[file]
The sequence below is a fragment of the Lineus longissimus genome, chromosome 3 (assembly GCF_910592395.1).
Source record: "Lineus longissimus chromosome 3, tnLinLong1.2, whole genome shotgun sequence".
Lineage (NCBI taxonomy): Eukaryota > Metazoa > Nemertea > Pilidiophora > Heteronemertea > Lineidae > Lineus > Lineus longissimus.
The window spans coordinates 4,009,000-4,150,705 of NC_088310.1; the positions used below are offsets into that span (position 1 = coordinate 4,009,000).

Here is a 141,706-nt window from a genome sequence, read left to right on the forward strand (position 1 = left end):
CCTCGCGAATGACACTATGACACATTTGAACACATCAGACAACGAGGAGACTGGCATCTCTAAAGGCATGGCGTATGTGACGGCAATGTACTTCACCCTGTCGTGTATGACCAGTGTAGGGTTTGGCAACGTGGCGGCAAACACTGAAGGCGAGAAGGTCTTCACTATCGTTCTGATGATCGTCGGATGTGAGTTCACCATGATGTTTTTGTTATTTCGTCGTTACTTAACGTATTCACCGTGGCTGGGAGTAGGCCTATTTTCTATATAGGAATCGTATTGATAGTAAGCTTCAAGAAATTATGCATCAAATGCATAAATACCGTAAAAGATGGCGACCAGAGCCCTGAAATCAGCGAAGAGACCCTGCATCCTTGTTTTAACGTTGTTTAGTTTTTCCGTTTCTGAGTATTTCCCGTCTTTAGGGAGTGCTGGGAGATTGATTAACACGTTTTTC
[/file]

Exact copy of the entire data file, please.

The sequence below is a fragment of the Lineus longissimus genome, chromosome 3 (assembly GCF_910592395.1).
Source record: "Lineus longissimus chromosome 3, tnLinLong1.2, whole genome shotgun sequence".
Lineage (NCBI taxonomy): Eukaryota > Metazoa > Nemertea > Pilidiophora > Heteronemertea > Lineidae > Lineus > Lineus longissimus.
The window spans coordinates 4,009,000-4,150,705 of NC_088310.1; the positions used below are offsets into that span (position 1 = coordinate 4,009,000).

Here is a 141,706-nt window from a genome sequence, read left to right on the forward strand (position 1 = left end):
CCTCGCGAATGACACTATGACACATTTGAACACATCAGACAACGAGGAGACTGGCATCTCTAAAGGCATGGCGTATGTGACGGCAATGTACTTCACCCTGTCGTGTATGACCAGTGTAGGGTTTGGCAACGTGGCGGCAAACACTGAAGGCGAGAAGGTCTTCACTATCGTTCTGATGATCGTCGGATGTGAGTTCACCATGATGTTTTTGTTATTTCGTCGTTACTTAACGTATTCACCGTGGCTGGGAGTAGGCCTATTTTCTATATAGGAATCGTATTGATAGTAAGCTTCAAGAAATTATGCATCAAATGCATAAATACCGTAAAAGATGGCGACCAGAGCCCTGAAATCAGCGAAGAGACCCTGCATCCTTGTTTTAACGTTGTTTAGTTTTTCCGTTTCTGAGTATTTCCCGTCTTTAGGGAGTGCTGGGAGATTGATTAACACGTTTTTC